5. Nuo (17): Nuo grew up with our protagonist Caleb, but her powers can make you repeat, repeat, repeat until whatever action you’re doing kills you.
  6. Hanna (16): She might be bald, but she can grow anyone else’s hair. And dye it, too.
  7. Ellen (9): She glows like a lighthouse, but after burning her own eyes, she cannot see the night she turns into day.
  8. Plato (7): Plato might have a glass heart…because he can turn sand into glass right before your eyes.
  9. Yasir (15): Do you like jewels? This is your guy. He can change anything into a gem…including his own eye, which is now a sapphire.
  10. Britney (8?): Her age is a mystery for a reason. Her powers, too. Revealing either could kill us all.

Bad Bloods: July Lightning

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Bad Bloods: July Lightning by Shannon A Thompson

Sixteen-year-old Caleb has been called many things: a patient, a musician, even a prostitute…now he has a new name—son. After his identity is uncovered, Caleb bands together with the family he once rejected in order to save the city of Vendona. But it won’t be easy. Enemies wait around every corner—and so do harsh realities. With Violet and Kuthun by his side though, nothing seems impossible. As Vendona sits on the verge of an economic collapse and a massive hurricane threatens the city, Violet and Caleb must show its citizens how to overcome decades of hostility and division to save themselves.

Standing or not, a sea will rage, a wall may fall, and all will depend on immortal pain and sacrifice.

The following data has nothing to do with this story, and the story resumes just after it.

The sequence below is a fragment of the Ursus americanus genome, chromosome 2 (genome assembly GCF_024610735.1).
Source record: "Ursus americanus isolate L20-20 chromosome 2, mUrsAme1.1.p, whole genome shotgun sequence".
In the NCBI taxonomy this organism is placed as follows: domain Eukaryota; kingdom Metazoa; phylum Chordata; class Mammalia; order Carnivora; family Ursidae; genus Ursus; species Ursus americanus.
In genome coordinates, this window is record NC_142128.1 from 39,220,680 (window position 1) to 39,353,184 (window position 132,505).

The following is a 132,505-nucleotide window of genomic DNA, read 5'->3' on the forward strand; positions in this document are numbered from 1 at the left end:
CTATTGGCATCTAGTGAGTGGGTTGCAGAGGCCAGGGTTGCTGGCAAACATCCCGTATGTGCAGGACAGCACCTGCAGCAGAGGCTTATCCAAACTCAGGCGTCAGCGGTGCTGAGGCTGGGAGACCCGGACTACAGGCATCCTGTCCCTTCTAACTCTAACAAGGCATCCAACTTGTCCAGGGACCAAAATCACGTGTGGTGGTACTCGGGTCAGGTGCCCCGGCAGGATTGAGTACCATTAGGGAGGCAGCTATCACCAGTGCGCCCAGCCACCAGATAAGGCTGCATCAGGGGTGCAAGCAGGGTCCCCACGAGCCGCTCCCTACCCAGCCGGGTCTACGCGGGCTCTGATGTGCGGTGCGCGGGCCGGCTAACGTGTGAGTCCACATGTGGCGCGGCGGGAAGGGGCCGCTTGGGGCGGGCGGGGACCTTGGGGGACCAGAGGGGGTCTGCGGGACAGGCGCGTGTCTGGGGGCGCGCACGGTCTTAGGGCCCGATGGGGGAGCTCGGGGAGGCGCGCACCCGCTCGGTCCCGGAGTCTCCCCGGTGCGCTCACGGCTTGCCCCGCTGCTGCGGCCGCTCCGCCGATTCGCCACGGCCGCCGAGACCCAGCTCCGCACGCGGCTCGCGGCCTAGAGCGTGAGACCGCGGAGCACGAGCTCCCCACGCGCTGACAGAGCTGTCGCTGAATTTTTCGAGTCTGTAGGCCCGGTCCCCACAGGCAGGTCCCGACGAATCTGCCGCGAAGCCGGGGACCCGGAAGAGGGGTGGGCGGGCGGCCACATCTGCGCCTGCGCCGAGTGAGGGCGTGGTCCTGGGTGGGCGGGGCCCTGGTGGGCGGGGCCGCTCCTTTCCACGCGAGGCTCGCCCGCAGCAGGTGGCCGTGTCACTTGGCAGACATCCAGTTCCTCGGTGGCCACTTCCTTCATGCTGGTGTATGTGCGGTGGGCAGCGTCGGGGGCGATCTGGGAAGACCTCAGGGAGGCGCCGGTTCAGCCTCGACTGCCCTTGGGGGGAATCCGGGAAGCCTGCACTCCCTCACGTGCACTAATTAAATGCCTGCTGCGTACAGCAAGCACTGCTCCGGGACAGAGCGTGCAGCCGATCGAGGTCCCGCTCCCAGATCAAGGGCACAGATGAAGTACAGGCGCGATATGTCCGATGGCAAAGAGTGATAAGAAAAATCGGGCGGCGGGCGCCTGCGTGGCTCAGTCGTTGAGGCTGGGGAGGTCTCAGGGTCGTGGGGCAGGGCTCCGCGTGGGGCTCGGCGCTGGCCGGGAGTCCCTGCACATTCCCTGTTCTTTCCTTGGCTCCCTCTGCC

Exclusive Excerpt

The stale air hit me first, then the smells of the trashed road followed. My eyes itched against the stench and sudden light. When the sky began to brighten to blue, a circular gray cloud surrounded the city. It burned white against the sunlight. Worse was how calm it all was. Like predators luring prey into a trap with a false sense of peace. The only hint of deception was the uncomfortable humidity. It stuck to me.

“How long do you think we have?” Serena asked, momentarily frozen by the sky looming overhead. It looked demonic, surreal, and uncertain.

“Give or take fifteen minutes,” I said. “Probably ten.”

She cringed. “I thought you might say that.”

“Don’t make it nine,” I bit back. Before she could respond, I took off running.

I had to get to Violet. I needed to. But most of all, I hoped Daniel would have the sense to close the adoption house after us.

Chances were we weren’t making it back. Not unscathed. And keeping the adoption house open at all would only risk others who didn’t deserve to face more danger. Not now. Not toward the end. But if I knew anything about the end—about death—it was the fact that it wasn’t fair. It was the one thing bad bloods and humans always had in common. Tonight, the reminder hung over us in the form of an all-seeing storm.

Weather didn’t discriminate—not like politics did—and neither did death.

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First Book Free

If you haven’t started this series, don’t worry! The first Bad Bloods book is free across all platforms. Bad Bloods in 35 words or less: 17-year-old Serena is the only bad blood to escape execution. Now symbolized for an election, she must prove her people are human despite hindering abilities before everyone is killed and a city is destroyed.

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Free Kindle Book: Bad Bloods: November Rain

If you read, please leave a review. And if you want me to share your review, send it to shannonathompson@aol.com. I love sharing your reviews! (And I love hearing what you’d like to see in the next duology.) Little authors like me depend on your support, so I greatly appreciate every minute you take to share, read, and review.

❤ Thank you for your support. ❤

~SAT